old fax machine

Fax still exists and we sought to figure out WHY.

Fax (AKA “facsimile”) machines have been around since before the invention of the telephone, and we’ve had the telephone for over 100 years. Nowadays we’ve got more advanced technologies thanks to the internet facilitating digital signature services, portable scanners and apps… So, why is fax not dead yet?!

We wanted to address this subject because it comes up often, especially in the context of compliance and auditing. Businesses want to know: Is our faxing procedure efficient? Are we secure? Faxing won’t be around forever, we predict, but it’s still very relevant today and we have outlined why.

What’s The Difference Between Fax, eFax, and Email?

Here are the basics about how fax, eFax, and email work.

Traditional Fax Machines

A traditional fax machine sends faxes via a plain old analog telephone line and the document content is transmitted in the form of audio via binary signals. The document gets scanned one line at a time, detecting and translating the color/black and white into electricity with either high or low voltage. The receiving end printer knows to add ink for black and skip the white space to generate a copy of the document communicated.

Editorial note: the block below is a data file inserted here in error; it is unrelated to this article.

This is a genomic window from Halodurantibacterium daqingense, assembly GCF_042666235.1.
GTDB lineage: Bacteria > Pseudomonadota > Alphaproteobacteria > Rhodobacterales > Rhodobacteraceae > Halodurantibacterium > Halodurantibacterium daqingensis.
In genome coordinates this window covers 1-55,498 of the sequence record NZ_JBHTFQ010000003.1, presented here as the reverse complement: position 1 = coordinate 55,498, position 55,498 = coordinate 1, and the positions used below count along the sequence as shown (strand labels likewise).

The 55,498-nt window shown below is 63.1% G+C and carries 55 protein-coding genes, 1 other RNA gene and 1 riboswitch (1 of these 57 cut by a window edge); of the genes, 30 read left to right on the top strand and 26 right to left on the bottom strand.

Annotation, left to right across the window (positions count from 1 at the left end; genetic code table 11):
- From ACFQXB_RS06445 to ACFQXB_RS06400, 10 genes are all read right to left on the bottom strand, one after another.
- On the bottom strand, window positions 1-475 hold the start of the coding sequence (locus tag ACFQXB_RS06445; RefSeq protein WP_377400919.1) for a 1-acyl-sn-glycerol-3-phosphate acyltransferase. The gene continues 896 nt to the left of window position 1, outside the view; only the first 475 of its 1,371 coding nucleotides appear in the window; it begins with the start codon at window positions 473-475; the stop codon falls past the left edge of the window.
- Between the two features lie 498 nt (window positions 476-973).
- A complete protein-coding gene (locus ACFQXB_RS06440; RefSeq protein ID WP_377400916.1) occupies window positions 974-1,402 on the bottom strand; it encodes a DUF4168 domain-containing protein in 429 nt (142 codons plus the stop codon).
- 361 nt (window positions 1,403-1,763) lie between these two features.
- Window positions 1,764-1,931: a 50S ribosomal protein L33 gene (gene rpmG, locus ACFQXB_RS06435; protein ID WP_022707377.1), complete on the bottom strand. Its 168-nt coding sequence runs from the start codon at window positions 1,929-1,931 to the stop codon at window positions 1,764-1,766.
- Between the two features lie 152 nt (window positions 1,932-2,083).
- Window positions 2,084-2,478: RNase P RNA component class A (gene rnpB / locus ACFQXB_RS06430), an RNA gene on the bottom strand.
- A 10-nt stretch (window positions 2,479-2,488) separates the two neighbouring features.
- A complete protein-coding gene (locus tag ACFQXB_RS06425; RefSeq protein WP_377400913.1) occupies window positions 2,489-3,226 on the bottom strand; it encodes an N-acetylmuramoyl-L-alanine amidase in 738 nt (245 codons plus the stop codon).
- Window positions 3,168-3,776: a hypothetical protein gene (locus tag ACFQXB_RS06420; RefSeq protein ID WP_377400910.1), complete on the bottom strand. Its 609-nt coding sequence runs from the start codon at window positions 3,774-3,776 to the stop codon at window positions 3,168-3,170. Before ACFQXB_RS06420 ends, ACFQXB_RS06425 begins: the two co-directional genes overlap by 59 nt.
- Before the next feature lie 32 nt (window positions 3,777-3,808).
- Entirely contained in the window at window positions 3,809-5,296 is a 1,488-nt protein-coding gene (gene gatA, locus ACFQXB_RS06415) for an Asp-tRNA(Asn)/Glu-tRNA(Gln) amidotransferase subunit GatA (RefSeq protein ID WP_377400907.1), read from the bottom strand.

Now and going forward we know that more and more companies and individuals are using internet for telecommunication. Messages that companies might thing are traveling over that single analog line might actually be switching between that and one or more carrier services. This certainly deserves attention from a security perspective.

eFax

eFax (AKA”electronic facsimile”) allows its users to communicate with others’ traditional fax machines by sending and receiving the messages via the internet. This is cheaper than having to maintain, including supplies, a traditional fax machine. Also, this technology makes computer users who need to fax things happy- it’s convenient, they can even use digital signatures, and they can even send the same message to multiple recipients at once. eFax works by sending attachments over email to a physical fax machine. The risk of having fax copies sitting on the fax machine for anyone to grab or missing some pages that are still coming through is obviously eliminated, which implies some better security; on the other hand, the most significant security consideration is that these virtual messages do travel across the internet. It’s an e-mail attachment that takes much of the same path as a traditional e-mail.

Email